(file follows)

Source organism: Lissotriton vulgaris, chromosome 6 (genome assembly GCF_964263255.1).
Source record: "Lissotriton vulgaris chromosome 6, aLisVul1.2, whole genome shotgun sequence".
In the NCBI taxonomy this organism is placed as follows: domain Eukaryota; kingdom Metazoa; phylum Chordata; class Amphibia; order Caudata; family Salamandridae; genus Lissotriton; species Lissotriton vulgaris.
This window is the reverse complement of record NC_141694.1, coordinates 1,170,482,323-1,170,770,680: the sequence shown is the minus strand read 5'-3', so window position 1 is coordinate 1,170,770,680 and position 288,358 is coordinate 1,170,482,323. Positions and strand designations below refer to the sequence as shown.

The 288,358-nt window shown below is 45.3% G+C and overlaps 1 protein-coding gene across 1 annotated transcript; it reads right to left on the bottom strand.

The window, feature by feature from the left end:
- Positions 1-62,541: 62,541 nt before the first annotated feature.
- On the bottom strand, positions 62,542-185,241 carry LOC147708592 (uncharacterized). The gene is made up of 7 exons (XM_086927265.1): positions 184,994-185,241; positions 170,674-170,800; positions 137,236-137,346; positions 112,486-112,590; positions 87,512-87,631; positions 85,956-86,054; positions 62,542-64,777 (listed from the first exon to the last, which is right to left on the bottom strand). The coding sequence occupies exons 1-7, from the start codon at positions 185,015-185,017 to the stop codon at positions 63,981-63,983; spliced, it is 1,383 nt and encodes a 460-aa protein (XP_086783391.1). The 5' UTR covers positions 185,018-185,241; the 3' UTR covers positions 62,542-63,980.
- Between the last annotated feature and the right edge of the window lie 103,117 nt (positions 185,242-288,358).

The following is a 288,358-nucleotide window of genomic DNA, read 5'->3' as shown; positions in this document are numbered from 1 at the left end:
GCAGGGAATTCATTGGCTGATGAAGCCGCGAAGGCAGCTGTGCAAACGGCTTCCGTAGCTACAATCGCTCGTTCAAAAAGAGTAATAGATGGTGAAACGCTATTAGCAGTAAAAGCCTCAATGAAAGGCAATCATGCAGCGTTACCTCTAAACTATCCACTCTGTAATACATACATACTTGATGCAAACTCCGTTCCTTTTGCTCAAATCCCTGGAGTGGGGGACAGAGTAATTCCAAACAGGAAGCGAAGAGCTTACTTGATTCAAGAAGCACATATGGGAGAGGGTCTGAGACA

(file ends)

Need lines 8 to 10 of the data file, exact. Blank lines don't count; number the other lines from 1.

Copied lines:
- On the bottom strand, positions 62,542-185,241 carry LOC147708592 (uncharacterized). The gene is made up of 7 exons (XM_086927265.1): positions 184,994-185,241; positions 170,674-170,800; positions 137,236-137,346; positions 112,486-112,590; positions 87,512-87,631; positions 85,956-86,054; positions 62,542-64,777 (listed from the first exon to the last, which is right to left on the bottom strand). The coding sequence occupies exons 1-7, from the start codon at positions 185,015-185,017 to the stop codon at positions 63,981-63,983; spliced, it is 1,383 nt and encodes a 460-aa protein (XP_086783391.1). The 5' UTR covers positions 185,018-185,241; the 3' UTR covers positions 62,542-63,980.
- Between the last annotated feature and the right edge of the window lie 103,117 nt (positions 185,242-288,358).

The following is a 288,358-nucleotide window of genomic DNA, read 5'->3' as shown; positions in this document are numbered from 1 at the left end: